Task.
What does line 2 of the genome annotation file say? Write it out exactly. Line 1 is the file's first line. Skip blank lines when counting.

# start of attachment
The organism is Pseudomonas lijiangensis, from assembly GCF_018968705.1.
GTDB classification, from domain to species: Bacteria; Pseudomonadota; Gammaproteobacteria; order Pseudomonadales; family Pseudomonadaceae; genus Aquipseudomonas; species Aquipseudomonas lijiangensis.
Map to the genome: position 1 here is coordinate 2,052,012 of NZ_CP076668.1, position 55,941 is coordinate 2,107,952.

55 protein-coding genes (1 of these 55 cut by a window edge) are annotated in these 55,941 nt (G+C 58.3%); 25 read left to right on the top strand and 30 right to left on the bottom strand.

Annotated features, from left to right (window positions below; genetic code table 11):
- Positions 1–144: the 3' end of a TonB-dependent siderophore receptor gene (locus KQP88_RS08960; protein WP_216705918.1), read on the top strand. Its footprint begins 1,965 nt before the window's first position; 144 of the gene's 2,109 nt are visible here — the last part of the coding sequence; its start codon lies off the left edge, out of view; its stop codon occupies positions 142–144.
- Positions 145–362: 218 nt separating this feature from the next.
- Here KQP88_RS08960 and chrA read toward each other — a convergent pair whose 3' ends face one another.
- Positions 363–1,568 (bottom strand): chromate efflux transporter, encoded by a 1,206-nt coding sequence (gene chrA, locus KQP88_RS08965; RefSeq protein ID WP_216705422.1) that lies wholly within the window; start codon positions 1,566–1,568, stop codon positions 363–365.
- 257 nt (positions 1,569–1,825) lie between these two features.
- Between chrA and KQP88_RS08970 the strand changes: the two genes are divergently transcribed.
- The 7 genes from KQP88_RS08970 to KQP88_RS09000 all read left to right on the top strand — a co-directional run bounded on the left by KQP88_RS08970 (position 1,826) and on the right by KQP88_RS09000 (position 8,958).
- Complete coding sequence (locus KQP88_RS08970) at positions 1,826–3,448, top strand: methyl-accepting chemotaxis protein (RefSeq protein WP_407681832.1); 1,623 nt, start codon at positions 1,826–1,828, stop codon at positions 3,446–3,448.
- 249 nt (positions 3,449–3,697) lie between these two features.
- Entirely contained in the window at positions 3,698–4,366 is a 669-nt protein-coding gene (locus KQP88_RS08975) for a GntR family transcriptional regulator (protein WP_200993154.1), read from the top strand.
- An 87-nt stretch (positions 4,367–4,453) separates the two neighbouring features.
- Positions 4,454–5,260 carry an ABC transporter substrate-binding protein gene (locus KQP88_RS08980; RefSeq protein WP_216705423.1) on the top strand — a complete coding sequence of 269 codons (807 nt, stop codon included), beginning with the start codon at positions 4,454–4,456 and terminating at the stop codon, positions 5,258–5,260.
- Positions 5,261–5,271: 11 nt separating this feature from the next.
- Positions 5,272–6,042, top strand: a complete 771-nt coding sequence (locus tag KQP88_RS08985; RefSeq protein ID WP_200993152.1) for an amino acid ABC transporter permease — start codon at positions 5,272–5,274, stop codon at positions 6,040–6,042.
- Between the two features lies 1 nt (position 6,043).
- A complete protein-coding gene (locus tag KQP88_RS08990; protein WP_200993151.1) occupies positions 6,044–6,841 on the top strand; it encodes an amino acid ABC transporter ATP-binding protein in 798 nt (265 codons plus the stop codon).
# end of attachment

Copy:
GTDB classification, from domain to species: Bacteria; Pseudomonadota; Gammaproteobacteria; order Pseudomonadales; family Pseudomonadaceae; genus Aquipseudomonas; species Aquipseudomonas lijiangensis.